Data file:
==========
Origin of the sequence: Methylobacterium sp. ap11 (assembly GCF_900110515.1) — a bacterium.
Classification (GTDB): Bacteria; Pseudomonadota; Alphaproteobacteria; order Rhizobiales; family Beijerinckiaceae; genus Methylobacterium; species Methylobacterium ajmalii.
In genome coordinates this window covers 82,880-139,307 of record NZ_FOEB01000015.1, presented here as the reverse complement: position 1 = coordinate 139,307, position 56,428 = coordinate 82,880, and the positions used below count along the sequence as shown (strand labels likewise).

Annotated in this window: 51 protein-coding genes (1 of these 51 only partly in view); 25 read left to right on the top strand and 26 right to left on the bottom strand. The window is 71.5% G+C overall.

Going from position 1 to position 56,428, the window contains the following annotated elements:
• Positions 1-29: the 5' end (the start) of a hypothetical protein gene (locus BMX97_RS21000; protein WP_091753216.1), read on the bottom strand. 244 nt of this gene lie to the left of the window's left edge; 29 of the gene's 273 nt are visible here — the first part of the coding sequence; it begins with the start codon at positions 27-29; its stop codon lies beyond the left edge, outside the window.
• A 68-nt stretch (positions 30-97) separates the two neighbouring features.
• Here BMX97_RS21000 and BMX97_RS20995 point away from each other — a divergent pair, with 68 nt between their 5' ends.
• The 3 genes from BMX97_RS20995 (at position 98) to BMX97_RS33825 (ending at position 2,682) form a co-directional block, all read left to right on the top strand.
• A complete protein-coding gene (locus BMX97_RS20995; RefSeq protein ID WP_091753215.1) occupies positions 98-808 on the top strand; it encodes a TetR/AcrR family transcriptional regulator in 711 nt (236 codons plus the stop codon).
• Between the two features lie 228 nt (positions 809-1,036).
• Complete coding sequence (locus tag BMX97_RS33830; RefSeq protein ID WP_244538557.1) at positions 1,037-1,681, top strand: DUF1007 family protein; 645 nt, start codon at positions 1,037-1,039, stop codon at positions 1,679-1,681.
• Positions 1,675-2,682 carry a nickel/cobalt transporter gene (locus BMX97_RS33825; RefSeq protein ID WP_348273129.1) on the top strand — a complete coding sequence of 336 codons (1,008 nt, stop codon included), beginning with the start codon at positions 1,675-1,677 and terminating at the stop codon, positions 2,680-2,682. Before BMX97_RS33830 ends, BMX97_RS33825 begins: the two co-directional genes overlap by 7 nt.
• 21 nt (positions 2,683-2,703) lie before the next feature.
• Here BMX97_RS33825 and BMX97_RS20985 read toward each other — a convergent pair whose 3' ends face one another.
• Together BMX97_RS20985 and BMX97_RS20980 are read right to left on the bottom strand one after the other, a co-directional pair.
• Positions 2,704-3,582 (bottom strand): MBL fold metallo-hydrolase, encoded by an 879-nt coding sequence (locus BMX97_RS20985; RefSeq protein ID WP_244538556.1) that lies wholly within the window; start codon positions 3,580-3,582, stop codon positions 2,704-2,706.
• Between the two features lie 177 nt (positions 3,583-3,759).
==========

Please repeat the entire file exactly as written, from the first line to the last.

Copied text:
Origin of the sequence: Methylobacterium sp. ap11 (assembly GCF_900110515.1) — a bacterium.
Classification (GTDB): Bacteria; Pseudomonadota; Alphaproteobacteria; order Rhizobiales; family Beijerinckiaceae; genus Methylobacterium; species Methylobacterium ajmalii.
In genome coordinates this window covers 82,880-139,307 of record NZ_FOEB01000015.1, presented here as the reverse complement: position 1 = coordinate 139,307, position 56,428 = coordinate 82,880, and the positions used below count along the sequence as shown (strand labels likewise).

Annotated in this window: 51 protein-coding genes (1 of these 51 only partly in view); 25 read left to right on the top strand and 26 right to left on the bottom strand. The window is 71.5% G+C overall.

Going from position 1 to position 56,428, the window contains the following annotated elements:
• Positions 1-29: the 5' end (the start) of a hypothetical protein gene (locus BMX97_RS21000; protein WP_091753216.1), read on the bottom strand. 244 nt of this gene lie to the left of the window's left edge; 29 of the gene's 273 nt are visible here — the first part of the coding sequence; it begins with the start codon at positions 27-29; its stop codon lies beyond the left edge, outside the window.
• A 68-nt stretch (positions 30-97) separates the two neighbouring features.
• Here BMX97_RS21000 and BMX97_RS20995 point away from each other — a divergent pair, with 68 nt between their 5' ends.
• The 3 genes from BMX97_RS20995 (at position 98) to BMX97_RS33825 (ending at position 2,682) form a co-directional block, all read left to right on the top strand.
• A complete protein-coding gene (locus BMX97_RS20995; RefSeq protein ID WP_091753215.1) occupies positions 98-808 on the top strand; it encodes a TetR/AcrR family transcriptional regulator in 711 nt (236 codons plus the stop codon).
• Between the two features lie 228 nt (positions 809-1,036).
• Complete coding sequence (locus tag BMX97_RS33830; RefSeq protein ID WP_244538557.1) at positions 1,037-1,681, top strand: DUF1007 family protein; 645 nt, start codon at positions 1,037-1,039, stop codon at positions 1,679-1,681.
• Positions 1,675-2,682 carry a nickel/cobalt transporter gene (locus BMX97_RS33825; RefSeq protein ID WP_348273129.1) on the top strand — a complete coding sequence of 336 codons (1,008 nt, stop codon included), beginning with the start codon at positions 1,675-1,677 and terminating at the stop codon, positions 2,680-2,682. Before BMX97_RS33830 ends, BMX97_RS33825 begins: the two co-directional genes overlap by 7 nt.
• 21 nt (positions 2,683-2,703) lie before the next feature.
• Here BMX97_RS33825 and BMX97_RS20985 read toward each other — a convergent pair whose 3' ends face one another.
• Together BMX97_RS20985 and BMX97_RS20980 are read right to left on the bottom strand one after the other, a co-directional pair.
• Positions 2,704-3,582 (bottom strand): MBL fold metallo-hydrolase, encoded by an 879-nt coding sequence (locus BMX97_RS20985; RefSeq protein ID WP_244538556.1) that lies wholly within the window; start codon positions 3,580-3,582, stop codon positions 2,704-2,706.
• Between the two features lie 177 nt (positions 3,583-3,759).